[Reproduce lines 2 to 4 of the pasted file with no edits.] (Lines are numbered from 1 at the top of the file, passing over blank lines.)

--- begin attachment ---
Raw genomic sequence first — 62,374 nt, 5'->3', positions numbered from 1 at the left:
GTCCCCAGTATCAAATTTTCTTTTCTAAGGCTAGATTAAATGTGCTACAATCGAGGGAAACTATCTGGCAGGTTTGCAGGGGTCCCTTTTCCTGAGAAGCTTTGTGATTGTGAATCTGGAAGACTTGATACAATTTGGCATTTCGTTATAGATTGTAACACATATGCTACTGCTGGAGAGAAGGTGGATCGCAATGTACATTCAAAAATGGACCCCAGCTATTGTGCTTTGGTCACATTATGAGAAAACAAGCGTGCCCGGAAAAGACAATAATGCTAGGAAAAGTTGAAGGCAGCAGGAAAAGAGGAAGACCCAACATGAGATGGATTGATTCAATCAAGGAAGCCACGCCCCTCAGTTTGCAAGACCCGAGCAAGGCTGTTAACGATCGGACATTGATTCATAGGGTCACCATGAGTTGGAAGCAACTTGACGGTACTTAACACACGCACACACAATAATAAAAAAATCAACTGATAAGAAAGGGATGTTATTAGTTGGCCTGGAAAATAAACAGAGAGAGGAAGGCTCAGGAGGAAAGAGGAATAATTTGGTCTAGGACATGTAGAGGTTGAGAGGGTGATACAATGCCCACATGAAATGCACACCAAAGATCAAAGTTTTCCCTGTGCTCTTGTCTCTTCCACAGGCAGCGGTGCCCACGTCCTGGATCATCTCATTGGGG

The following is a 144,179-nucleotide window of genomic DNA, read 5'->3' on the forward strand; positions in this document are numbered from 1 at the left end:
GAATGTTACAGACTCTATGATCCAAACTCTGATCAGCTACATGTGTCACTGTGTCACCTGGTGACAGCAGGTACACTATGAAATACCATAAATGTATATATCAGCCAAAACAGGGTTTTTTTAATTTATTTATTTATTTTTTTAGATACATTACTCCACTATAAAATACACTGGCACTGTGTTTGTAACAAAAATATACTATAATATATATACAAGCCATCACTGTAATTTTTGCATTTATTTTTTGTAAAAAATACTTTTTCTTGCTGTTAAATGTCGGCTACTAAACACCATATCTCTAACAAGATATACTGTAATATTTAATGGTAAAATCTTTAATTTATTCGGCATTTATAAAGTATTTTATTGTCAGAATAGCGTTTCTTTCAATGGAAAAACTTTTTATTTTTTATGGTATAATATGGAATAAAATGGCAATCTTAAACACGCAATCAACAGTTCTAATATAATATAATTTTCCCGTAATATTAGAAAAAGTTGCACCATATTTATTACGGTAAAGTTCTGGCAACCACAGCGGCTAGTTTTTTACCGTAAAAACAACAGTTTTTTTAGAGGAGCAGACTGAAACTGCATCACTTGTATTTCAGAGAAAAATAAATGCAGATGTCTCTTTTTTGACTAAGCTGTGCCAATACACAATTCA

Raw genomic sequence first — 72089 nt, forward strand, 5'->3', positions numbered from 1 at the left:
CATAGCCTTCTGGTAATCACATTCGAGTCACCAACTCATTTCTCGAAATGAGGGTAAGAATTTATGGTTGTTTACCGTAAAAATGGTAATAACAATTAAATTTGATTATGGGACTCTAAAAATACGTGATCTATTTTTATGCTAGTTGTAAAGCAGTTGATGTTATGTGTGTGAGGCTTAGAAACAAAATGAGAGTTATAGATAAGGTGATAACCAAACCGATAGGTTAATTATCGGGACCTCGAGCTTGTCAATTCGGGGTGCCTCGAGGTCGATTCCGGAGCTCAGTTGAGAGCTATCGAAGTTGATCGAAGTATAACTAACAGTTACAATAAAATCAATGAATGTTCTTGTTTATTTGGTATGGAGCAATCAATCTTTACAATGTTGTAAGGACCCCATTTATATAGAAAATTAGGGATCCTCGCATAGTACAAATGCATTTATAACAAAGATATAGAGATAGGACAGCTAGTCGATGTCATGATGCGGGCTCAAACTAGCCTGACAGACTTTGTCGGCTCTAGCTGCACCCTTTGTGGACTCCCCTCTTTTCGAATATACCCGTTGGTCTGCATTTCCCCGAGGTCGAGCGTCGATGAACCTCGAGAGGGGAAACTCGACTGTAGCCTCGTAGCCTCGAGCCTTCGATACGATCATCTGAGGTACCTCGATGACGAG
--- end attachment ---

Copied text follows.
GTCCCCAGTATCAAATTTTCTTTTCTAAGGCTAGATTAAATGTGCTACAATCGAGGGAAACTATCTGGCAGGTTTGCAGGGGTCCCTTTTCCTGAGAAGCTTTGTGATTGTGAATCTGGAAGACTTGATACAATTTGGCATTTCGTTATAGATTGTAACACATATGCTACTGCTGGAGAGAAGGTGGATCGCAATGTACATTCAAAAATGGACCCCAGCTATTGTGCTTTGGTCACATTATGAGAAAACAAGCGTGCCCGGAAAAGACAATAATGCTAGGAAAAGTTGAAGGCAGCAGGAAAAGAGGAAGACCCAACATGAGATGGATTGATTCAATCAAGGAAGCCACGCCCCTCAGTTTGCAAGACCCGAGCAAGGCTGTTAACGATCGGACATTGATTCATAGGGTCACCATGAGTTGGAAGCAACTTGACGGTACTTAACACACGCACACACAATAATAAAAAAATCAACTGATAAGAAAGGGATGTTATTAGTTGGCCTGGAAAATAAACAGAGAGAGGAAGGCTCAGGAGGAAAGAGGAATAATTTGGTCTAGGACATGTAGAGGTTGAGAGGGTGATACAATGCCCACATGAAATGCACACCAAAGATCAAAGTTTTCCCTGTGCTCTTGTCTCTTCCACAGGCAGCGGTGCCCACGTCCTGGATCATCTCATTGGGG

The following is a 144,179-nucleotide window of genomic DNA, read 5'->3' on the forward strand; positions in this document are numbered from 1 at the left end:
GAATGTTACAGACTCTATGATCCAAACTCTGATCAGCTACATGTGTCACTGTGTCACCTGGTGACAGCAGGTACACTATGAAATACCATAAATGTATATATCAGCCAAAACAGGGTTTTTTTAATTTATTTATTTATTTTTTTAGATACATTACTCCACTATAAAATACACTGGCACTGTGTTTGTAACAAAAATATACTATAATATATATACAAGCCATCACTGTAATTTTTGCATTTATTTTTTGTAAAAAATACTTTTTCTTGCTGTTAAATGTCGGCTACTAAACACCATATCTCTAACAAGATATACTGTAATATTTAATGGTAAAATCTTTAATTTATTCGGCATTTATAAAGTATTTTATTGTCAGAATAGCGTTTCTTTCAATGGAAAAACTTTTTATTTTTTATGGTATAATATGGAATAAAATGGCAATCTTAAACACGCAATCAACAGTTCTAATATAATATAATTTTCCCGTAATATTAGAAAAAGTTGCACCATATTTATTACGGTAAAGTTCTGGCAACCACAGCGGCTAGTTTTTTACCGTAAAAACAACAGTTTTTTTAGAGGAGCAGACTGAAACTGCATCACTTGTATTTCAGAGAAAAATAAATGCAGATGTCTCTTTTTTGACTAAGCTGTGCCAATACACAATTCA